MY MOST BELOVED HATED RESTAURANT IN NEW ORLEANS
The problem with the 75 cent pork sliders and meat pies at the American Sector Restaurant is that when the adjoining National World War II Museum keeps you mesmerized through lunch until it closes at 5:00, ‘you’ll ruin your dinner’ as mother warned. And we had big dinner plans.
I fell in love with New Orleans via Jazz Fest, but Jacques Imo’s may be the first local restaurant that stole my heart (though it could be Mother’s—memories are fuzzy). I remember the first time my oldest brother and I visited circa 1999. We were blown away by its upscale eclecticism and adventurous cuisine. We returned a couple of times, but my life changed directions and it’s been well over a decade since I’ve been back. I’ve become somewhat of a New Orleans foodie in the interim and, in the process, have discovered that Jacques Imo’s is perhaps the most divisive restaurant in the city. I mentioned a couple of posts ago how it is hip to deride any New Orleans restaurant that doesn’t fit your taste as a tourist trap, but nowhere does this battle rage so fierce as within the funky Jacques Imo’s bedecked with color folk art such as bright blue goes or “Be Nice Or Leave” plaques. It’s ridiculously off the beaten path, though, for a tourist trap, hiding on Oak Street on the complete opposite side of Uptown from the French Quarter so near the river bend that you could almost hit the Mississippi with one of their garlic cornbread muffins.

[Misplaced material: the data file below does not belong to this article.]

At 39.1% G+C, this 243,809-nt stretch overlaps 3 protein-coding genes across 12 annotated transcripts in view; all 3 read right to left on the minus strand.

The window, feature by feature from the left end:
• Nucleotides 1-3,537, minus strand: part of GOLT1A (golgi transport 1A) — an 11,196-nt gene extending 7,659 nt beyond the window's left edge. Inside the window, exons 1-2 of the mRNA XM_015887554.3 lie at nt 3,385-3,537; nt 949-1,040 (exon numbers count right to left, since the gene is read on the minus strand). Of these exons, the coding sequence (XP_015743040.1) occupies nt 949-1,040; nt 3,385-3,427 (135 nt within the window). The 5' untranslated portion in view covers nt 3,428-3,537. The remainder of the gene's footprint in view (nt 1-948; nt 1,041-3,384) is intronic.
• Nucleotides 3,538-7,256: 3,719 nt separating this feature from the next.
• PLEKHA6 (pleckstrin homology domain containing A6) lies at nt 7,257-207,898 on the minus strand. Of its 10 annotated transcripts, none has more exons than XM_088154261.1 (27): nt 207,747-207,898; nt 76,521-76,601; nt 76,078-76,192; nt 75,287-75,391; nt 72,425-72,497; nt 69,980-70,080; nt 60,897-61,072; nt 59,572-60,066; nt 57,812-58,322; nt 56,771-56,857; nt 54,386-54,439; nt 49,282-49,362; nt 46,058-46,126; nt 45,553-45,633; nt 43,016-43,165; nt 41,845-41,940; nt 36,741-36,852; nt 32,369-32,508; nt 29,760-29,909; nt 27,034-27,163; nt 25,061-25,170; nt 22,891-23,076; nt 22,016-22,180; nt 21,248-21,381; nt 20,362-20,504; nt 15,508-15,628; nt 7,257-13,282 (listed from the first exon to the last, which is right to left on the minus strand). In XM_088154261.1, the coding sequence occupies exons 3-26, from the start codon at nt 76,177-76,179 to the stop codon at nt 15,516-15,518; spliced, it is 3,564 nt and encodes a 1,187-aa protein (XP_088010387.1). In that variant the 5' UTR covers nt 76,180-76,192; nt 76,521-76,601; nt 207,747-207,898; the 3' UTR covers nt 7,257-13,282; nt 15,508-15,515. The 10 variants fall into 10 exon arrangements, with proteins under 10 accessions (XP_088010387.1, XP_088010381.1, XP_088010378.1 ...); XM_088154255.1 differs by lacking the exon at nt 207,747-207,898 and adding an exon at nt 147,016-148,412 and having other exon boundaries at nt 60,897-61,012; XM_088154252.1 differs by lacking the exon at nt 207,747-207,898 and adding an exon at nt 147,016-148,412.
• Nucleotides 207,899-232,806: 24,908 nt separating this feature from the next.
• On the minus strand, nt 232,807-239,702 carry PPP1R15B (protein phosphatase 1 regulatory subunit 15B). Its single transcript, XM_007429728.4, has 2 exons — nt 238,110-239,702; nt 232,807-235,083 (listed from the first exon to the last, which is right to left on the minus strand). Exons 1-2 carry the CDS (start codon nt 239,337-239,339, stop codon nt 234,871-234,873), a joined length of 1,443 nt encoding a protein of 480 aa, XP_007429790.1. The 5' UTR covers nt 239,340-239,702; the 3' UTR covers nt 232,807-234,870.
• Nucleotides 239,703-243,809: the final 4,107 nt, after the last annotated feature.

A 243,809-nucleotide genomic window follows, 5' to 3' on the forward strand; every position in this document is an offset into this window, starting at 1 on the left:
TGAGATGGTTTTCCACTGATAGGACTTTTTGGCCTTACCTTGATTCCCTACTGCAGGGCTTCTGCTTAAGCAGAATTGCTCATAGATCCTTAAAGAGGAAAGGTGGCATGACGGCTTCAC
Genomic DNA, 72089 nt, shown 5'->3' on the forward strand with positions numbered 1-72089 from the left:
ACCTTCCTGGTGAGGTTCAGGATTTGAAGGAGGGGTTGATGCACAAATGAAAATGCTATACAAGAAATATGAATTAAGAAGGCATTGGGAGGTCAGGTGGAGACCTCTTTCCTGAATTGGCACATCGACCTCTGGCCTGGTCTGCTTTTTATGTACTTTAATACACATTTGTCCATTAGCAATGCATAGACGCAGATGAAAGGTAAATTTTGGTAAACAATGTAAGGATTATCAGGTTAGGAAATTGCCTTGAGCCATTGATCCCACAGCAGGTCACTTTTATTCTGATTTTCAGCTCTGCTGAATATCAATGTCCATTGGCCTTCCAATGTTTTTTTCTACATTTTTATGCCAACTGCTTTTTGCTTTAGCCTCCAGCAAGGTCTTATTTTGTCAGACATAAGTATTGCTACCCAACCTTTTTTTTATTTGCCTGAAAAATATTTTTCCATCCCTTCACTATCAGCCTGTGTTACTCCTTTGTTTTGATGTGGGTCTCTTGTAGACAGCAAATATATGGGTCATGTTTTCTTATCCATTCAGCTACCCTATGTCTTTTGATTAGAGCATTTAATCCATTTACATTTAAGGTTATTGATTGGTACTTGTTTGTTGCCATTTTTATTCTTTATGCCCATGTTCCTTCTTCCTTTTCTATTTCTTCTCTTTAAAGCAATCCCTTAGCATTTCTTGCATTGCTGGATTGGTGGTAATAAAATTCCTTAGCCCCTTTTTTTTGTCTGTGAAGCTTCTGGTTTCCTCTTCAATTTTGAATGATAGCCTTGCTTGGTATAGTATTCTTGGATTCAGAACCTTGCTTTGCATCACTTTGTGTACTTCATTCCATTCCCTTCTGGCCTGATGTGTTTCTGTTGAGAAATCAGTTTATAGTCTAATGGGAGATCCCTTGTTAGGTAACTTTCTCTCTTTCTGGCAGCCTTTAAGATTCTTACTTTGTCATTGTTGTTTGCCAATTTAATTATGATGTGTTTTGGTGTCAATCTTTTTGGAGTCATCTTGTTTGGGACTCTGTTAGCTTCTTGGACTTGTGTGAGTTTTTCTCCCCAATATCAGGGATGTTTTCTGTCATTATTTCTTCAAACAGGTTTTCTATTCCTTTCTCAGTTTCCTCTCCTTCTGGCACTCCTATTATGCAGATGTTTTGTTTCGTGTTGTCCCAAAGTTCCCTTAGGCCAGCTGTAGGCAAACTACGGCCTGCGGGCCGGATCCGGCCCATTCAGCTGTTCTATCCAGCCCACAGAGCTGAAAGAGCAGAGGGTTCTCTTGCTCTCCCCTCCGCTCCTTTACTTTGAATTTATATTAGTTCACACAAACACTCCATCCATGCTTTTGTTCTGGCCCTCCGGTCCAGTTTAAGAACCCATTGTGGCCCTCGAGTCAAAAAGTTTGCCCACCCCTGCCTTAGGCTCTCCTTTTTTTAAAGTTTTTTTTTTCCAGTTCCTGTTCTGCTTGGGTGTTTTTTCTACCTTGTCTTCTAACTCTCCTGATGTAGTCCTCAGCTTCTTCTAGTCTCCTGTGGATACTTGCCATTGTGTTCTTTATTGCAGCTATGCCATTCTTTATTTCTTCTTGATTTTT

But you wouldn’t want to waste one of these simple treasures.
There is almost always a two-hour wait to get in (such as when I futilely attempted to go Han solo back in March) but ironically, although we were hoping for a little wait to let your happy hour digest the off-season lull left an open table waiting for us. As we were seated I was worried that a stunted appetite, a decade of distance, and a more refined palate (no laughing, please) would lead me to switch sides in this fight but I’m glad to report that Jacques Imo’s retained its lofty status in my pantheon.
There’s just something fun and festive about the colorful eclecticism of this overachieving river shack, and the menu is as colorful and all over the place as the walls. We started the eggplant with crawfish cream sauce, which was tangy, rich, and so good you knew it had to be bad. My friend is obsessed with crab cakes but is as picky as I am with gumbo so she enjoyed the ones she ordered but wasn’t blown away. I ordered the carpetbagger steak—a filet stuffed with oysters and smothered in a light cheese cream sauce—and attacked it greedily, though I had no choice but to share!
Jacques Imo’s is a loud restaurant and the food is priced equal to an elegant spot with tuxedoed waiters, but, though it’s as good or better than most of those places I can see why it’s not for everyone. There are no white table clothes, jazz pianists, or puckered lips. But if you’re looking for fun and creative inspired insanity, Jacques Imo’s is your place!
MY DARK PASSENGER